Gendered Mimesis (C1)

A gendered supplement to HOM this C1 project takes contemporary theories of gendered mimesis (or imitation) as a starting point to rethink subject formation. Adopting a comparative and interdisciplinary approach to behavioural imitation, it brings together critics of modernity such as Nietzsche and Adorno with contemporary European feminist philosophers to formulate a new ontology of the mimetic subject. Judith Butler, Catherine Malabou, and Adriana Cavarero in particular, respond to the new identity crises associated with gender, trauma, and sovereignty via concepts like “performativity,” “plasticity,” and “inclination” that urge new generations of feminist theorist to rethink the ancient problematic of mimesis from a gendered perspective. The general hypothesis of this project is that they propose a new theory of the subject which responds to the specifically mimetic paradoxes constitutive of gendered identities today.

Judith Butler - Wikipedia


Principal Investigator: Prof. Nidesh Lawtoo

Nidesh Lawtoo is Assistant Professor of Philosophy and English at KU Leuven and PI of HOM and Gendered Mimesis Projects. His work reframes the ancient concept of mimesis in light of recent developments in continental philosophy, literary theory, and political theory attentive to the contagious, affective, relationally inclined and plastic nature of imitation. The mimetic turn he promotes furthers lines of inquiry central to modernism, poststructuralism, psychoanalysis, affect theory, mimetic theory, stretching to include film studies and the neurosciences. He is the editor of Conrad’s Heart of Darkness and Contemporary Thought (2012), and guest edited a special issue of MLN“Poetics and Politics: with Lacoue Labarthe” (2017). His books include, The Phantom of the Ego: Modernism and the Mimetic Unconscious (2013), Conrad’s Shadow: Catastrophe, Mimesis, Theory (2016; Adam Gillon Award in Conrad Studies, best book of 2015-2017), and (New) Fascism: Contagion, Community, Myth (2019). He is currently at work on a manuscript titled, Violence and the Unconscious: Catharsis to Contagion (under contract) as well as on a mongraph on Oscar Wilde and the imitation of life. Institutional website here. For a complete list of publications see

Postdoctoral Researcher: Dr. Willow Verkerk.

Willow Verkerk is a Postdoctoral Researcher with the Gendered Mimesis Project at KU Leuven and a Philosophy Instructor at the University of British Columbia. She was previously a Lecturer in Modern European Philosophy at CRMEP, Kingston University (2016-2017) and an Associate Lecturer in Philosophy at St. Mary’s University (2017-2018). She is the author of Nietzsche and Friendship (Bloomsbury, 2019) and numerous academic articles and essays (see Willow’s current research brings together continental philosophy, literary studies, and feminist theory to rethink gendered being through the concept of mimesis. Her analysis provides a genealogical study of the post-Enlightenment subject to further trouble its dualistic, patriarchal, and Eurocentric scheme. Drawing on a Nietzschean legacy in critical theory, she creates a dialogue between this legacy and contemporary continental feminist philosophers working with recent notions of gendered mimesis, specifically performativity (Butler), plasticity (Malabou), and inclinations (Cavarero). As a Postdoctoral Researcher with the Gendered Mimesis project Willow will work on a manuscript provisionally titled Gendered Being: Ontology and Mimesis in the Post-Enlightenment Subject, and a series of related articles.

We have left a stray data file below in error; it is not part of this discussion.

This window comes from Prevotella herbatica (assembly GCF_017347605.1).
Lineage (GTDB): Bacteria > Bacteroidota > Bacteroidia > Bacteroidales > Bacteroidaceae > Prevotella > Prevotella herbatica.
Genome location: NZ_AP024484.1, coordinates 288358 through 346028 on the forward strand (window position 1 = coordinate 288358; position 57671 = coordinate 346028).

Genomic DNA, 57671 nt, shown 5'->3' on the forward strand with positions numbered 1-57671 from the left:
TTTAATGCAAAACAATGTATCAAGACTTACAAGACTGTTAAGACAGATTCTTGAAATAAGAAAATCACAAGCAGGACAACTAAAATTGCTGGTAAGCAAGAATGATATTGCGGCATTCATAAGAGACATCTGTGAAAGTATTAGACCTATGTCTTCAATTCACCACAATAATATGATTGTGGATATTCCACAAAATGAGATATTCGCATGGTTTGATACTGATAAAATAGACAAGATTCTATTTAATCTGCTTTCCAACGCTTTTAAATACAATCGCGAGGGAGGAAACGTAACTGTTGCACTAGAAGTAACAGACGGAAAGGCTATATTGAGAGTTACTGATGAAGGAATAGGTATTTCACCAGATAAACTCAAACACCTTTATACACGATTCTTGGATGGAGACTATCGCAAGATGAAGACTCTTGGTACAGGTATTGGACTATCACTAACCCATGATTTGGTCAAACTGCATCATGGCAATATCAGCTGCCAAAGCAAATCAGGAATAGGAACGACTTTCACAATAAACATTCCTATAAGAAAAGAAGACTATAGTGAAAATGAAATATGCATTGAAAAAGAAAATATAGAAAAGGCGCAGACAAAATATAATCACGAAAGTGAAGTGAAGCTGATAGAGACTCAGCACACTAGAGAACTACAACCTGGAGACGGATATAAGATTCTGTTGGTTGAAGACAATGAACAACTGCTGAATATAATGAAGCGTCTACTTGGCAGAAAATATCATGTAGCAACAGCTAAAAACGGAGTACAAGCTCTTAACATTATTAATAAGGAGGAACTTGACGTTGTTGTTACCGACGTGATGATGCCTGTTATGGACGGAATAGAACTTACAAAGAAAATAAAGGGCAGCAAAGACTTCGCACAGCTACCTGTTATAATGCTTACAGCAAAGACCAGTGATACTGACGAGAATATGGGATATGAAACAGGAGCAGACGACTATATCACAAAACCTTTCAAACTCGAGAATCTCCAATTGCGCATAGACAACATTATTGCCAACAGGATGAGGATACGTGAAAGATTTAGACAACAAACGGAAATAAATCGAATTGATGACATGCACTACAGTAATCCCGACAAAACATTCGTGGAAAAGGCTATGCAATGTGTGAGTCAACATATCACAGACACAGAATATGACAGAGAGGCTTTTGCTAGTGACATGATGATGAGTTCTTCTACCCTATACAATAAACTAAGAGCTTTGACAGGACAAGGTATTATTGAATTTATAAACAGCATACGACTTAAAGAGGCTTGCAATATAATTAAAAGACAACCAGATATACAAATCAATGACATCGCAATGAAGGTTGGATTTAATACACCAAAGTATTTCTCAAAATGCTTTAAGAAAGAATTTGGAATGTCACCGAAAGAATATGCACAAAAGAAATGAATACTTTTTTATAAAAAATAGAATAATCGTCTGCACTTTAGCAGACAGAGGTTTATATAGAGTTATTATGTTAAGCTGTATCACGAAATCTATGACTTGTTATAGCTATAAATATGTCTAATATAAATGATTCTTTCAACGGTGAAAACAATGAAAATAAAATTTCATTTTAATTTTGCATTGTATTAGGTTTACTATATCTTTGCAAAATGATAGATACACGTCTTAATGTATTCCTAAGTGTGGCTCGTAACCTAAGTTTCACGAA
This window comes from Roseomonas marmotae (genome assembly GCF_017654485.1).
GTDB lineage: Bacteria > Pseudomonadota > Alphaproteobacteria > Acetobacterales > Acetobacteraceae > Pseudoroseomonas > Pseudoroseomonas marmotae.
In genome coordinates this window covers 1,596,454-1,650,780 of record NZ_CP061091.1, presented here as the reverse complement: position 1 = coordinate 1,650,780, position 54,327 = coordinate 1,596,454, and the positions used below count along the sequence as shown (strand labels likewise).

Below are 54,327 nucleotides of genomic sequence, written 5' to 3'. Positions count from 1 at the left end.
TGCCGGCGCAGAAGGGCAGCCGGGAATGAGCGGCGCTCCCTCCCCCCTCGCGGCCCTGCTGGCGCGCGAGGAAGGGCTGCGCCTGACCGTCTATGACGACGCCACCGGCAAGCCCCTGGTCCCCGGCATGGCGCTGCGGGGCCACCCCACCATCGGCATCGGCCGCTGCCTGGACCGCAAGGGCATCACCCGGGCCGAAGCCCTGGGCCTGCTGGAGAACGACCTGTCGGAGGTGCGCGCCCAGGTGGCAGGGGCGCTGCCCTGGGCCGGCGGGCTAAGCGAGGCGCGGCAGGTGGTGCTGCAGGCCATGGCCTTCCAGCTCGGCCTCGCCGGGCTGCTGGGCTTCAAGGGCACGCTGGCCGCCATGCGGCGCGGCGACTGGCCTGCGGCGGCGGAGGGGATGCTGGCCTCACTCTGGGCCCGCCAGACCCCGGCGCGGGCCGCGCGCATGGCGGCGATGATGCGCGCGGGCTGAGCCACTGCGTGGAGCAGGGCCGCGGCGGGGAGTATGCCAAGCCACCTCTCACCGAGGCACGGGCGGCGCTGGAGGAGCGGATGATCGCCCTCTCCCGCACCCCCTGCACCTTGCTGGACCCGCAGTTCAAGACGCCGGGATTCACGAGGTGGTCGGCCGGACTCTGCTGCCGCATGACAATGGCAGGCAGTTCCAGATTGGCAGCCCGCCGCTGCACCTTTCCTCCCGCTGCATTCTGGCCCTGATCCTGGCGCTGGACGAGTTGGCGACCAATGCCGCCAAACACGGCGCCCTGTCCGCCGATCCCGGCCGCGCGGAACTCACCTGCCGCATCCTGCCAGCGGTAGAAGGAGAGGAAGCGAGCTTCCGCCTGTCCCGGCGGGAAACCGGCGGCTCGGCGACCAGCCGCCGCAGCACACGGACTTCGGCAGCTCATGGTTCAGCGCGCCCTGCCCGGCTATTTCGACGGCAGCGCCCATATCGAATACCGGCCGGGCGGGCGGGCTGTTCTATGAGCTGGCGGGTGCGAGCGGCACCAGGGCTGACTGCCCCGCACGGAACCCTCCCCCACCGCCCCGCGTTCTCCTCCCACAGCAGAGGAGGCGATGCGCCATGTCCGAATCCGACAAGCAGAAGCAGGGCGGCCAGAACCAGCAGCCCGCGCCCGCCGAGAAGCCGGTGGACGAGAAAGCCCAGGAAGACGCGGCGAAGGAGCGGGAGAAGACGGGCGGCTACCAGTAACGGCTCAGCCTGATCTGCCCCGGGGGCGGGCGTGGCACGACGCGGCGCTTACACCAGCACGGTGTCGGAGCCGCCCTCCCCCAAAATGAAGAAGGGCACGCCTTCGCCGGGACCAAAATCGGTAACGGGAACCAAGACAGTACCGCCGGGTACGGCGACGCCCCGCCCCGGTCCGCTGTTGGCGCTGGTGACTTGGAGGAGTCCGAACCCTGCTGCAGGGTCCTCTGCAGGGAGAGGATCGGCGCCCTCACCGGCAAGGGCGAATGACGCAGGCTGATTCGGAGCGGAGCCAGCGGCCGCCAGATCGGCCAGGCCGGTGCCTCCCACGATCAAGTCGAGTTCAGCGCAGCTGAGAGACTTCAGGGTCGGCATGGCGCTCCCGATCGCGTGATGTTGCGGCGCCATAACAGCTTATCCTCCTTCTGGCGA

PhD Student: Giulia Rignano

Giulia Rignano is a PhD scholar at the Institute of Philosophy & The Faculty of Arts of KU Leuven within the Gendered Mimesis project and Associate Member of the HOM goup. She graduated in Philosophy at the University of Milan with a Master’s thesis in Aesthetics titled “Materiality and Matter in Gilles Deleuze and the New Materialisms”. Her research combines Neo-materialist perspectives, Mimetic processes and Feminist and Queer Theories. She has collaborated with the international research group IdEm. Identification, empathie, projection dans les arts du spectacle (CNRS, Paris). She is member of PIS. Performing Identities Seminar at the University of Milan and part of CONTRA/DIZIONI, a conference program on Queer and Feminist Theories based at the University of Milan.   Her PhD within the Gendered Mimesis project focuses on the role of mimetic processes in rethinking the Subject in Feminist Theory and Criticism, highlighting the performative, affective, and collective dimension of its constitution. P